Factors Determining the Resilience of Coral Reefs to Eutrophication: A Review and Conceptual Model

  • Katharina E. FabriciusEmail author


Eutrophication and increased sedimentation have severely degraded many coastal coral reefs around the world. This chapter reviews the main impacts of eutrophication on the ecology of coral reefs and the properties of reefs that determine their exposure, resistance, and resilience to it. It shows that eutrophication affects coral reefs by way of nutrient enrichment, light loss from turbidity, and the smothering and alteration of surface properties from sedimentation. These changes lead to changes in trophic structures, reduced coral recruitment and diversity, the replacement of corals by macroalgae, and more frequent outbreaks of coral-eating crown-of-thorns starfish. The reefs and areas most susceptible to degradation from pollution are deeper reef slopes, reefs located in poorly flushed locations and surrounded by a shallow sea floor, frequently disturbed reefs, and reefs with low abundances of herbivorous fishes. The chapter concludes with a conceptual model of the main links between water quality and the condition of inshore coral reefs.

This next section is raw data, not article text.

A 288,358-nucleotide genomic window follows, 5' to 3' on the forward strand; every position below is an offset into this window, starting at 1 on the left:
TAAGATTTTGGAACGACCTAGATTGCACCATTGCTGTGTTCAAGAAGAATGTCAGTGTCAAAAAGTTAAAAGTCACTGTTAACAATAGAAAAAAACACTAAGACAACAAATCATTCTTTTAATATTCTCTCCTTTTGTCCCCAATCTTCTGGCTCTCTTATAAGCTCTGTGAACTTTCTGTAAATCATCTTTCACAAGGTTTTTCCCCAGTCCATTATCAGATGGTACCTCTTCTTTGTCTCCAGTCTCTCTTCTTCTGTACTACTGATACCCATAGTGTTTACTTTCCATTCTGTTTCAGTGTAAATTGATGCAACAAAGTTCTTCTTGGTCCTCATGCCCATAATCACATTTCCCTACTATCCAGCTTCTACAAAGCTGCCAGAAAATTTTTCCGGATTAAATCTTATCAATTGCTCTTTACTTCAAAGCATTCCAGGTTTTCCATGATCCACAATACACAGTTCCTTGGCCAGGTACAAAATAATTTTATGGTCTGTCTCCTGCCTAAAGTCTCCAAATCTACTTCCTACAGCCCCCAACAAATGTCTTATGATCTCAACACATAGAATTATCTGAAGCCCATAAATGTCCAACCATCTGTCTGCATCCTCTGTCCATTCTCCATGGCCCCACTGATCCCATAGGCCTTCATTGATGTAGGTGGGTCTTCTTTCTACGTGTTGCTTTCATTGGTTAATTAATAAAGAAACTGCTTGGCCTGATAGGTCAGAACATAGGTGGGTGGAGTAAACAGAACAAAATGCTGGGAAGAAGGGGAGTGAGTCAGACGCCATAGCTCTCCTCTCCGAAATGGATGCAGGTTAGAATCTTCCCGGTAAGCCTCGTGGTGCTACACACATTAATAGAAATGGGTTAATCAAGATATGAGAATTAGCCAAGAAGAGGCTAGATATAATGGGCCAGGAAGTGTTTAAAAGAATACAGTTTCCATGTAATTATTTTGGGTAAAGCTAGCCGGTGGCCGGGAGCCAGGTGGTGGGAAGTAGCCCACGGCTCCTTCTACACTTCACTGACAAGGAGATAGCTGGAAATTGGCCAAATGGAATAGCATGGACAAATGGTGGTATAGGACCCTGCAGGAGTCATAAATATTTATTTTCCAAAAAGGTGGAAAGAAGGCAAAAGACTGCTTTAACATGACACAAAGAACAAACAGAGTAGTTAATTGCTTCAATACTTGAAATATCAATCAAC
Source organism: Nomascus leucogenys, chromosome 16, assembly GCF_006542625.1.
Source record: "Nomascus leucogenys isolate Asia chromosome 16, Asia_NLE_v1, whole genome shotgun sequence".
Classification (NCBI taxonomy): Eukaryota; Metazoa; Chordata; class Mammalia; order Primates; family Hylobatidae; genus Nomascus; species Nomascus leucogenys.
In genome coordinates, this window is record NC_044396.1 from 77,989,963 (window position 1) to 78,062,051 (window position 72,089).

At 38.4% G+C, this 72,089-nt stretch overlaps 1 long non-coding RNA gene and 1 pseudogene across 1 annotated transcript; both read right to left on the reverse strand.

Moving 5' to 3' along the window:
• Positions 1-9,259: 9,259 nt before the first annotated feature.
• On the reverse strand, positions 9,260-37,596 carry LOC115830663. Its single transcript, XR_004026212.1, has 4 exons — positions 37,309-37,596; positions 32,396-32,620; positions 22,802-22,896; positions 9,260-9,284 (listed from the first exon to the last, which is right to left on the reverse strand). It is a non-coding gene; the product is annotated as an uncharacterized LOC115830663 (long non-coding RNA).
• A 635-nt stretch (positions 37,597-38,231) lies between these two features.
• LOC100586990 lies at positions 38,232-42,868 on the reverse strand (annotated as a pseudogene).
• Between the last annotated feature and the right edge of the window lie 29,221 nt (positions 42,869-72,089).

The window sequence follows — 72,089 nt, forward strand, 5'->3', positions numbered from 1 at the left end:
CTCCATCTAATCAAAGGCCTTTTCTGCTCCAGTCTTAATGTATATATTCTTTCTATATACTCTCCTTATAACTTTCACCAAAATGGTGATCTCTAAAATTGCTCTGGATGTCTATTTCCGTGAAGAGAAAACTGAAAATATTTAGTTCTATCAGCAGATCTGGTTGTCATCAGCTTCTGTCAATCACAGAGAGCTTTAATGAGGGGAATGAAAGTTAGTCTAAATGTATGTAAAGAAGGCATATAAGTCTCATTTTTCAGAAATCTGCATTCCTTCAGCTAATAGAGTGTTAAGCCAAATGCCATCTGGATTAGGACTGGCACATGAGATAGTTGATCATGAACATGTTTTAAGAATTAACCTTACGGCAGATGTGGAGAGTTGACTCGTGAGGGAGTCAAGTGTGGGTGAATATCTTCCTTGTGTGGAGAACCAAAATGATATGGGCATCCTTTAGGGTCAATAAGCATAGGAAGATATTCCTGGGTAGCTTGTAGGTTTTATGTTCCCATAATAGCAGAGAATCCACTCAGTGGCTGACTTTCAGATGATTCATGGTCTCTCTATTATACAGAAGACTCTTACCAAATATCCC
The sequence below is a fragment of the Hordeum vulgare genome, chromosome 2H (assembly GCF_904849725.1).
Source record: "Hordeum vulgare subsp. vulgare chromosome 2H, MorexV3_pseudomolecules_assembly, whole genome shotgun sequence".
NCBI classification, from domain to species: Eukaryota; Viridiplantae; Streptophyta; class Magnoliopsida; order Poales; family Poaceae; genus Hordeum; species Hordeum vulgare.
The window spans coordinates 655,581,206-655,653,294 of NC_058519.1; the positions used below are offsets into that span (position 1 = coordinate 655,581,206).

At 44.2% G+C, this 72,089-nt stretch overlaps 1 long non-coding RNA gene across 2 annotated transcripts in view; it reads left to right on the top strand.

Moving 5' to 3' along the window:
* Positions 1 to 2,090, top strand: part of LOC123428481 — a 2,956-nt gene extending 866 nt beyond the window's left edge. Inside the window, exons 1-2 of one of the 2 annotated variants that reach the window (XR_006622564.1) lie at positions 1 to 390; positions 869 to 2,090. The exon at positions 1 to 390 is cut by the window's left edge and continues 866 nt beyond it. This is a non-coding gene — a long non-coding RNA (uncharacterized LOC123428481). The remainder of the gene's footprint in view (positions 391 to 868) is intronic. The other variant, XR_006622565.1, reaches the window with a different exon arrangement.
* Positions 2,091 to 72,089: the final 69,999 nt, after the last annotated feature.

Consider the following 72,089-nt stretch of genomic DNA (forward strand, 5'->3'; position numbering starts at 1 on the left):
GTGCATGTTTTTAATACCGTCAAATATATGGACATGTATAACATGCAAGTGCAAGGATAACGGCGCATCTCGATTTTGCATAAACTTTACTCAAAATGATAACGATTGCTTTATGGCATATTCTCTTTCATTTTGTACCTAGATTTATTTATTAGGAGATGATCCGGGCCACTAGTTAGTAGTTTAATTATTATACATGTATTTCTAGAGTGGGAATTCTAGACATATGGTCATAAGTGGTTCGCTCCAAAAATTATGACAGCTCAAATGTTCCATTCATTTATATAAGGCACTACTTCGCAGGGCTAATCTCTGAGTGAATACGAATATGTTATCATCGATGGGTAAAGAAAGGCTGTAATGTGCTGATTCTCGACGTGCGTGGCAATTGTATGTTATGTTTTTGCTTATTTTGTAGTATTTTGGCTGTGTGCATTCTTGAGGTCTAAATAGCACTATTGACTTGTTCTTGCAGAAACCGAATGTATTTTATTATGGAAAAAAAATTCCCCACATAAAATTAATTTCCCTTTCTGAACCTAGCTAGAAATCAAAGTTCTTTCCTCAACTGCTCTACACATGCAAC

Nutrients particulate organic matter turbidity sedimentation coral reef calcification recruitment competition 



This study was funded by the Marine and Tropical Sciences Research Facility (MTSRF), a part of the Australian Government’s Commonwealth Environment Research Facilities Program, and the Australian Institute of Marine Science (AIMS).


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© Springer Science+Business Media B.V. 2011

Authors and Affiliations

  1. 1.Australian Institute of Marine ScienceTownsvilleAustralia

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